Wednesday, July 30, 2014

Getting Rolling

Day 1 in Uganda
I wake refreshed and lift the mosquito netting like a bridal veil and crawl down to my suitcase to get things for my cold shower, a baptism to Uganda.

Steve Armitage, explorer
Outside, the air is cool. I see Ally, one of the three teachers on the trip, running the perimeter. She tells me about a guy cooking his breakfast in an open air hut in an open camping area, frying eggs with one hand and working on a Macbook with the other. I can't resist going to meet him.

Steve Armitage was in the midst of his goal of riding his BMW from his home in Devon, England to all continents. He started in the UK in July of 2013 and planned to continue "until his money runs out." I ask him about the most memorable moment on his adventures thus far. He talks about riding through Ghana and people standing on the road offering him fruits for his journey. They had nothing, he recalls, but offered me anything they had to sustain me.

When I return from Uganda, I email Steve the pictures I took and discover that soon after I met him, he had a traffic collision in Zambia and severely fractured his leg. After preliminary treatment, he returned home for surgery where he is recovering. Despite many images of pins and slings around his painful looking leg, Steve is smiling. I imagine he is counting the days until he can get back on the road.
Steve Armitage's African transport

Breakfast at the Hideaway that morning is eggs and French pressed coffee, not as yummy as coffee from home, but I am glad for coffee which many of us feared we might not be able to find. In fact for the remainder of the trip, we have only bitter coffee granules to melt in hot water.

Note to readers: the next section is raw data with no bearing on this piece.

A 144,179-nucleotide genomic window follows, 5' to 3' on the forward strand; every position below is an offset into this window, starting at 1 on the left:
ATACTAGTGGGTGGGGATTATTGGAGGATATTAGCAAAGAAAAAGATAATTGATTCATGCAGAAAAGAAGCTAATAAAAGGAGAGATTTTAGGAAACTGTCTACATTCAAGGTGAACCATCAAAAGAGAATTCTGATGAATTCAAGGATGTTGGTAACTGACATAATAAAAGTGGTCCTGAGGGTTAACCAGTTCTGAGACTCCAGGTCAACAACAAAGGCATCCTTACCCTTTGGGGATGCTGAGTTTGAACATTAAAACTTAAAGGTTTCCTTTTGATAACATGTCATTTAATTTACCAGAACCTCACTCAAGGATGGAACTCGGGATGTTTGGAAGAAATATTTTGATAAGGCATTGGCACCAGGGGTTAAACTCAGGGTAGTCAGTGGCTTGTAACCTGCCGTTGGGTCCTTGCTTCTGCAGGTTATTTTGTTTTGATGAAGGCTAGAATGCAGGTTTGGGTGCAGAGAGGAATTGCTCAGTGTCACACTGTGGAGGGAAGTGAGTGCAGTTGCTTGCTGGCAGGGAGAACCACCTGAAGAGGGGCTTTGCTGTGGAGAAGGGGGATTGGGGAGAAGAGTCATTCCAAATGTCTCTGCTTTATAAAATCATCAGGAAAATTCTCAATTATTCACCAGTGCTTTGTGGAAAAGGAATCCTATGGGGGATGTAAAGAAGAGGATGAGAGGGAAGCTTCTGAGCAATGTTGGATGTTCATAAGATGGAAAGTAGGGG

After breakfast, we head out to exchange our money at Nukumatt Oasis, a posh shopping area behind a fenced area protected by armed guards. It's clearly been designed for Western visitors or wealthy locals. We spend a small allowance we've been given on snacks for the road. I follow Tony's lead and get some yogurt and chapatis, flat, thick, flour tortillas.

Charles and our "Coaster"

For the rest of the day, we ride in an overstuffed Toyota Coaster, a large passenger van with a lot of windows. We are beginning to bond with our driver, Charles, who becomes not only our transportation but also something of a father figure. Early in the trip, the girls re-write the lyrics to NONONO's "Pumpin' Blood" to include a refrain with Charles' name as the centerpiece that we sing joyfully many times on the trip.

Kampala is bustling even though it's Sunday. The roadsides are packed with humanity: many roadside markets with potatoes stacked into neat pyramids, piles of green bananas, pineapple, towering bags of charcoal, cassava roots, sinewy meat slung over the edges of wooden stands, live chickens crowded into crates awaiting slaughter. Some pockets of men gather around metal parts and bicycles welding, repairing, and rigging transportation and cook stoves. Goats on ropes munch in tall grasses. Women mend fabrics or sit with children on grass mats. Children play with tires or sticks or walk together in small groups. Caramel colored curs wait expectantly for leftovers around open fires.

Occasionally traffic stops and vendors crowd to the windows of the Coaster to sell us mangoes, sweet sodas, roasted corn, or meat on sticks. The corn is unlike any corn we've tried before. Almost like fresh corn nuts rather than the sweet milky kernals we're used to.
Emily Ip and Ana Kyriakos enjoy some roadside roasted corn

The roads are pot-holed and narrow. We are told not to take pictures, something that is somewhat agonizing as the scene is rich. I try to memorize the images I see.

We feel Africa folding us in.

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